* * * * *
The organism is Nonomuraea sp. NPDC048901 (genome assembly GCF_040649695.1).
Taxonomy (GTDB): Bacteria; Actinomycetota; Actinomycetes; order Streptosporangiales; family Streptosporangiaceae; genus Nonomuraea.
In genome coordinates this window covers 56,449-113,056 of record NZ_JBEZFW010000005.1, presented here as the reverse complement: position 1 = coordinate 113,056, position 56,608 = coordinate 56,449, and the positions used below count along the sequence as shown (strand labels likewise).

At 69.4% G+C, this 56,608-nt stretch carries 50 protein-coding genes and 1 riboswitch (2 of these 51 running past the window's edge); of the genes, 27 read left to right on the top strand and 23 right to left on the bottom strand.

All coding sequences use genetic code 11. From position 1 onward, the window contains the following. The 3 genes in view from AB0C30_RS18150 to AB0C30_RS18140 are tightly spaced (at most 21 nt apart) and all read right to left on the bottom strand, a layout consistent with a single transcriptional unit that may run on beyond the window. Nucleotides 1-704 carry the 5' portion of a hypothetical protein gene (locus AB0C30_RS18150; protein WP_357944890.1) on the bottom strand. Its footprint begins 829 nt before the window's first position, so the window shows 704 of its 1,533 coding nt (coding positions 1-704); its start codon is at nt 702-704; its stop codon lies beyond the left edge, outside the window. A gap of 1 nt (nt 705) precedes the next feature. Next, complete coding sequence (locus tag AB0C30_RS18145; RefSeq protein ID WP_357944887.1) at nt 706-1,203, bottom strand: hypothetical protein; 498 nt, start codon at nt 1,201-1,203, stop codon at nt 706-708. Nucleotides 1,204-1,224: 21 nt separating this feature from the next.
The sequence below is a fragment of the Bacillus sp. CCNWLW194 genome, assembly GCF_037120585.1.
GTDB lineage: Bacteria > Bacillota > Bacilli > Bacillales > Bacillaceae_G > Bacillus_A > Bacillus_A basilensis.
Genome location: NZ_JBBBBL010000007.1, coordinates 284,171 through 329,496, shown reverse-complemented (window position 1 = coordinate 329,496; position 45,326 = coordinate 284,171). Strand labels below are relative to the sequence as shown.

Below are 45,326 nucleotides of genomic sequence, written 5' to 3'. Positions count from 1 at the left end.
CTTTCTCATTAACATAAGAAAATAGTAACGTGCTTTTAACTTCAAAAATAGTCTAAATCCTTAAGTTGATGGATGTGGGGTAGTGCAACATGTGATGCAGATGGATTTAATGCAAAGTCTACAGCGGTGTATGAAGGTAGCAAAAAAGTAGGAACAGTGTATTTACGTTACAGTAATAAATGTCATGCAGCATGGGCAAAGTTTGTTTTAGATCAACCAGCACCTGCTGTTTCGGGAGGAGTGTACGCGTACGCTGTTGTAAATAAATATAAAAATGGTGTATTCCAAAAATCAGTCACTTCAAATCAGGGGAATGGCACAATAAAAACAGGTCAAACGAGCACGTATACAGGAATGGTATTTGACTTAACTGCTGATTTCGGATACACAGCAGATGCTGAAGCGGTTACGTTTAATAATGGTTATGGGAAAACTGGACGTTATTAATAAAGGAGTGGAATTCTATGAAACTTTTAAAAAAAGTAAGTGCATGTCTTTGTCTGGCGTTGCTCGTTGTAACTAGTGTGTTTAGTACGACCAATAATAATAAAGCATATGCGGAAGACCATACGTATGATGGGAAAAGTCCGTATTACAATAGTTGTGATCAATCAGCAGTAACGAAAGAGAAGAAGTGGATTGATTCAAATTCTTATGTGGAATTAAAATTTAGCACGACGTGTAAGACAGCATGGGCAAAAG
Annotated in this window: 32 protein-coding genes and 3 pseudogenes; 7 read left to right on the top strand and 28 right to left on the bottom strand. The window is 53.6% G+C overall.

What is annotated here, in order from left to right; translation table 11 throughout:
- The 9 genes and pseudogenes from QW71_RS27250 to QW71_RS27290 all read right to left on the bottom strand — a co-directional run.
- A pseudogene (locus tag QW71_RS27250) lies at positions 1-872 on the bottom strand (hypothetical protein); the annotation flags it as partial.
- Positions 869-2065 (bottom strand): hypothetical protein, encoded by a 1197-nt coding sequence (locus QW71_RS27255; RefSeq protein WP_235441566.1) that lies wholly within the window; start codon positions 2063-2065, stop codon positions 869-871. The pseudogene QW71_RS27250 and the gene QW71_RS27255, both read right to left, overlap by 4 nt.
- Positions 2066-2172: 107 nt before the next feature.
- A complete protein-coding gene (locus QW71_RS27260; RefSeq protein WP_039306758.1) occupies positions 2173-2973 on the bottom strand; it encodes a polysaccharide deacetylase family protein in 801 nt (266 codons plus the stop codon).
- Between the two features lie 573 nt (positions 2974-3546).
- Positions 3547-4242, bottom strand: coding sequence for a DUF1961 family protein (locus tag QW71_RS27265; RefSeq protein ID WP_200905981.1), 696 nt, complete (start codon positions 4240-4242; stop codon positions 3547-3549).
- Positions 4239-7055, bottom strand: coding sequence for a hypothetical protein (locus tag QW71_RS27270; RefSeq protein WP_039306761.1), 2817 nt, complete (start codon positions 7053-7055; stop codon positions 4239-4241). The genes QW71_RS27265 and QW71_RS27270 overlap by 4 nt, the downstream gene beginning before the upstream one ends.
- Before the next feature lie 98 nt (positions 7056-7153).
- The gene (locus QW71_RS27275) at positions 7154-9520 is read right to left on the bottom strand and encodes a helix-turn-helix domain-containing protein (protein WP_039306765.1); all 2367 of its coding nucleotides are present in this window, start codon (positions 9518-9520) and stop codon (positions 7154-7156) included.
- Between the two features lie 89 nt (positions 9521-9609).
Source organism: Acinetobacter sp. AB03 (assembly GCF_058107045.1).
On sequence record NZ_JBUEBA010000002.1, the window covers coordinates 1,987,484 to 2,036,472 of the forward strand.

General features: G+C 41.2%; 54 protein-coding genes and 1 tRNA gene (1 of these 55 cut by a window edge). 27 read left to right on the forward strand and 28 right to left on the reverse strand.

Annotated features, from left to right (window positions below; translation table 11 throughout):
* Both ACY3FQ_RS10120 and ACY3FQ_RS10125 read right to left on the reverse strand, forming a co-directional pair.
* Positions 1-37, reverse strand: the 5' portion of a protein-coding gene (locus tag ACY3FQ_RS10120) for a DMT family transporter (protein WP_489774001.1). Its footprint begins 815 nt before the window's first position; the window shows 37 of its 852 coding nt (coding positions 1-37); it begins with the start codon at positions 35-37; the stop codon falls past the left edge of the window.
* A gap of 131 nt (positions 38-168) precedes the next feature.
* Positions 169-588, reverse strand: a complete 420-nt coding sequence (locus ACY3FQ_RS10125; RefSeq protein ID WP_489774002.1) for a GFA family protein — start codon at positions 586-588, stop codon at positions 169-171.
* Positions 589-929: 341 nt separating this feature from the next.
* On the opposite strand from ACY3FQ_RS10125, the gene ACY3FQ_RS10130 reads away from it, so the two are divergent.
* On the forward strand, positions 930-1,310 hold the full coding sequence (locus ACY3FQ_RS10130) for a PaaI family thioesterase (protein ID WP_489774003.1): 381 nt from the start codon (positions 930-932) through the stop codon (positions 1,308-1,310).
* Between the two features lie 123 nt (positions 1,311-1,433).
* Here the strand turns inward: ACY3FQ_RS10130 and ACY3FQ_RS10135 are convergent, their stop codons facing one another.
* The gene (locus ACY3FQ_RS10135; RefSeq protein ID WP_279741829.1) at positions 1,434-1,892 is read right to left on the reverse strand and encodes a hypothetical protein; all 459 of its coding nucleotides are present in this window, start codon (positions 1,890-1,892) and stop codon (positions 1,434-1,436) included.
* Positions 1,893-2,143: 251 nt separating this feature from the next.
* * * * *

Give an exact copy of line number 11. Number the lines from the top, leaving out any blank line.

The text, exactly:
Annotated in this window: 32 protein-coding genes and 3 pseudogenes; 7 read left to right on the top strand and 28 right to left on the bottom strand. The window is 53.6% G+C overall.